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How to Find Extra-Solar Planets


Extra-solar planets can be found in any of three ways. The first, and by far the most common, is the Doppler Shift method; this precisely measures the color of the star, and the minute periodic shifts towards red and blue caused by the tug of the unseen planet. A second method that is more preferable but is much less likely to work is the Transit Method. This only works if the star and planet line up directly along the line-of-sight to Earth. This will then cause the planet to periodically pass in front of the star and for the star to pass in front of the planet, which results in dimming of the total light output of the system. The third way that had never worked until 2004 is direct imaging, where telescopes are used to directly resolve the planet around its companion star.

Main Technique Used - Doppler Shift

Even if unseen, the effects of exoplanets on their host stars can be detected. This is how almost all of the exoplanets discovered so far have been found. When an object moves, the light reflecting off it or emanating from it is shifted - a phenomenon called the doppler shift. If an object is moving away from a detector, its light is shifted towards the longer, redder wavelengths; if an object is moving towards a detector, its light is shifted towards shorter, bluer wavelengths.

When a planet orbits a star, it does not orbit the exact center of the star. Rather, it orbits the "center of mass" of the system, which is where, if one were to place the two objects on opposite sides of a teeter-totter, the stand would be placed. So, while the planet does the bulk of the moving, the star wobbles a little bit. It wobbles directly towards us when the planet is just starting to swing behind the star, and it wobbles directly away from us when the planet is just starting to swing in front of the star.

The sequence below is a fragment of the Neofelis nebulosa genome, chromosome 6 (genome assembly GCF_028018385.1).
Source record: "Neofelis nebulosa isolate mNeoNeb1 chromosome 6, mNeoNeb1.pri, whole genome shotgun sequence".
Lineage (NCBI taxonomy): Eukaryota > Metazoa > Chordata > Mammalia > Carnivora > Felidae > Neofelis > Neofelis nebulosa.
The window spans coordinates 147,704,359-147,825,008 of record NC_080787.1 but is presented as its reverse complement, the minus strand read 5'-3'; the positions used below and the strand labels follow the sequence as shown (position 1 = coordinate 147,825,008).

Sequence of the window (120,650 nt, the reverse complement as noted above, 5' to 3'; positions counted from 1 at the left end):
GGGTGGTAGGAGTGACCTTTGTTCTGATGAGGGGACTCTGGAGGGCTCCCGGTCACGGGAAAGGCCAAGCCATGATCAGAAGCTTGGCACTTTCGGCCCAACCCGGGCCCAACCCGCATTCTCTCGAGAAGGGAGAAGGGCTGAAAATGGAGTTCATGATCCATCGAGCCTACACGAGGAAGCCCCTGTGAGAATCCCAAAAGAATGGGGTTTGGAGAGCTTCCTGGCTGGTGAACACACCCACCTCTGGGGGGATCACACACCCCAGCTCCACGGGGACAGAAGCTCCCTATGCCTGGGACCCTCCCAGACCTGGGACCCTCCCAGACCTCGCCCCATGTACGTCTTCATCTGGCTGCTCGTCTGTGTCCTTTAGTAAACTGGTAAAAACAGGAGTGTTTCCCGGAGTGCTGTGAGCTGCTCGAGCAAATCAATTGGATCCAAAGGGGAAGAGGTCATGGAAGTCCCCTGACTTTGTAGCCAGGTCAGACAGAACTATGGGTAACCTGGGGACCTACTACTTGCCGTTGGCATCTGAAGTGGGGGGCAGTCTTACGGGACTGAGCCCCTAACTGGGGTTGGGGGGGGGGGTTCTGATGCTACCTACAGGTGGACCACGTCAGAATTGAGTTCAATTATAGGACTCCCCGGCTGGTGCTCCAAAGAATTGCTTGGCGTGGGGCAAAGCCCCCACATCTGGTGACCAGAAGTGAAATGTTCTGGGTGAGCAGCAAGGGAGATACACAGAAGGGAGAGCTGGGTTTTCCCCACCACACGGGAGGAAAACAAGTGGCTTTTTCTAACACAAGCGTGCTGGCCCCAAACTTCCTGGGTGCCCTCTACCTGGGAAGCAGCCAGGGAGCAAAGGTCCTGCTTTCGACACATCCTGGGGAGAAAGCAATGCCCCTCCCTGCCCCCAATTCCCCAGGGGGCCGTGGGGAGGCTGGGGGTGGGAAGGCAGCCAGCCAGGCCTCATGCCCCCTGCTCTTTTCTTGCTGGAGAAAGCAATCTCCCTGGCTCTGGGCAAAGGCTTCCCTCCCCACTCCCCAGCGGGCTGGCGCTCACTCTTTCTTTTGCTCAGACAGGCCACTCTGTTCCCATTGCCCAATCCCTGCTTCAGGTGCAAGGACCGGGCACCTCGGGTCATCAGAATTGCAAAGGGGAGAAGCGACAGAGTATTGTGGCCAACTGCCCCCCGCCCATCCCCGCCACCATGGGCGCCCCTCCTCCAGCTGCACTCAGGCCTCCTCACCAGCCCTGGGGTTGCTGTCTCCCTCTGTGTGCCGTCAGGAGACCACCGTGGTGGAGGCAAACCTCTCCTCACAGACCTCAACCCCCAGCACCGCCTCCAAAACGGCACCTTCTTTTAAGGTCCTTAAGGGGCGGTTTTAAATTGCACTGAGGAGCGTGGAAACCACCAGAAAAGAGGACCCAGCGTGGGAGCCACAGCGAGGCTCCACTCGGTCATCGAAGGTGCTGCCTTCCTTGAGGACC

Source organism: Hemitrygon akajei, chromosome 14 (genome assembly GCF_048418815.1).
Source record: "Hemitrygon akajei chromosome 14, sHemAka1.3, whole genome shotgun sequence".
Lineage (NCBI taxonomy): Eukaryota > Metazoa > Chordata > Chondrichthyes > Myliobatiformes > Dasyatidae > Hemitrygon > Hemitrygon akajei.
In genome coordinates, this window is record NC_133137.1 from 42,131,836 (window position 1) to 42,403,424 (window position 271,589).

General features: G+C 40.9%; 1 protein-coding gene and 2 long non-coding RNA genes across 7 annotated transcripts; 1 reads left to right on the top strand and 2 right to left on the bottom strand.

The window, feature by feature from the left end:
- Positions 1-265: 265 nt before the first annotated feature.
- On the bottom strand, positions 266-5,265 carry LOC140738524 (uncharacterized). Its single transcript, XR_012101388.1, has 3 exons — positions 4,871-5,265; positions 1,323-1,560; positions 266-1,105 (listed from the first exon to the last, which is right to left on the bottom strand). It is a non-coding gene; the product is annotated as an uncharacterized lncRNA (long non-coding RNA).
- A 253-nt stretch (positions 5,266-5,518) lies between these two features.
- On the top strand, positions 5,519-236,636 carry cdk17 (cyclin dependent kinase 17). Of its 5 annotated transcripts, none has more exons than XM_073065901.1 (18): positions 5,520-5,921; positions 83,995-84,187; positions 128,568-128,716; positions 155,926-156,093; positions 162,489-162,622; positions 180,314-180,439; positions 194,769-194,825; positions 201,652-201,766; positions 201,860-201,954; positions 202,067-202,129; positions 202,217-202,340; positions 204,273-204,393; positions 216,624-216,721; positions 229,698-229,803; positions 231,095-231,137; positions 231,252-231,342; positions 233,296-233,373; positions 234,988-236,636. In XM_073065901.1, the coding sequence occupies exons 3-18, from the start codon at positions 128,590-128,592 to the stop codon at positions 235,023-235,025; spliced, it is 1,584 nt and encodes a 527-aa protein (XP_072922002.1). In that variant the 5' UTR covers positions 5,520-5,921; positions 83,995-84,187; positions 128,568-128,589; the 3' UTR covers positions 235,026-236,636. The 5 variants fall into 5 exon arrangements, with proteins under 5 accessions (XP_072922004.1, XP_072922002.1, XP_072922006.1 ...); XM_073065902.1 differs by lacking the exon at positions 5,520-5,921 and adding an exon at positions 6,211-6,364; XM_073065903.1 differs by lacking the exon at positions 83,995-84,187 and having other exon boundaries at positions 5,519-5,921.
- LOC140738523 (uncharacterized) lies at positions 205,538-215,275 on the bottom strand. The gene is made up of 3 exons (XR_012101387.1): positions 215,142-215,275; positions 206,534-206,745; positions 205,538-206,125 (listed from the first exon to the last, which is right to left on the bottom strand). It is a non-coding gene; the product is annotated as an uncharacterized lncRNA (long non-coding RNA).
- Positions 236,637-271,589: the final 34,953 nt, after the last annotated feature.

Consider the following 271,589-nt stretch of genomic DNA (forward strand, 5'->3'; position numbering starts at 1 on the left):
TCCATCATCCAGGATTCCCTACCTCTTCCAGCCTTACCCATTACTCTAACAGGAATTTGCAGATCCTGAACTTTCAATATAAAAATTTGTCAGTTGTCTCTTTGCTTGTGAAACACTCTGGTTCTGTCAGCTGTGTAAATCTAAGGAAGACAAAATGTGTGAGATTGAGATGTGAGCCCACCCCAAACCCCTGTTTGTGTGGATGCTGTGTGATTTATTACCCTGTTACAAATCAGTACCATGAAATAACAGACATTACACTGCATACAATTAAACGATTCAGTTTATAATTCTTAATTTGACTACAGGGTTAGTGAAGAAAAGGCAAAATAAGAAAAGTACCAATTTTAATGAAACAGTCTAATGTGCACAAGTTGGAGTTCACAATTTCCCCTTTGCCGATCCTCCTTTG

Therefore, by very carefully observing a star and measuring the shift in the color of light, we can determine how quickly the star is moving. Based on this and the period of its movement (which corresponds to the planet's year), the minimum mass* of the planet can be determined.

The shifts are so small that it has only been in recent years that instruments have been sensitive enough to measure the shifts. And, the shifts will be larger with a larger planet, and they will require less observing time in order to detect them if the planet's period is short, such as only a few days. This is why the majority of exoplanets that have been discovered are "hot Jupiters" - planets larger than Jupiter that orbit very close to their host stars.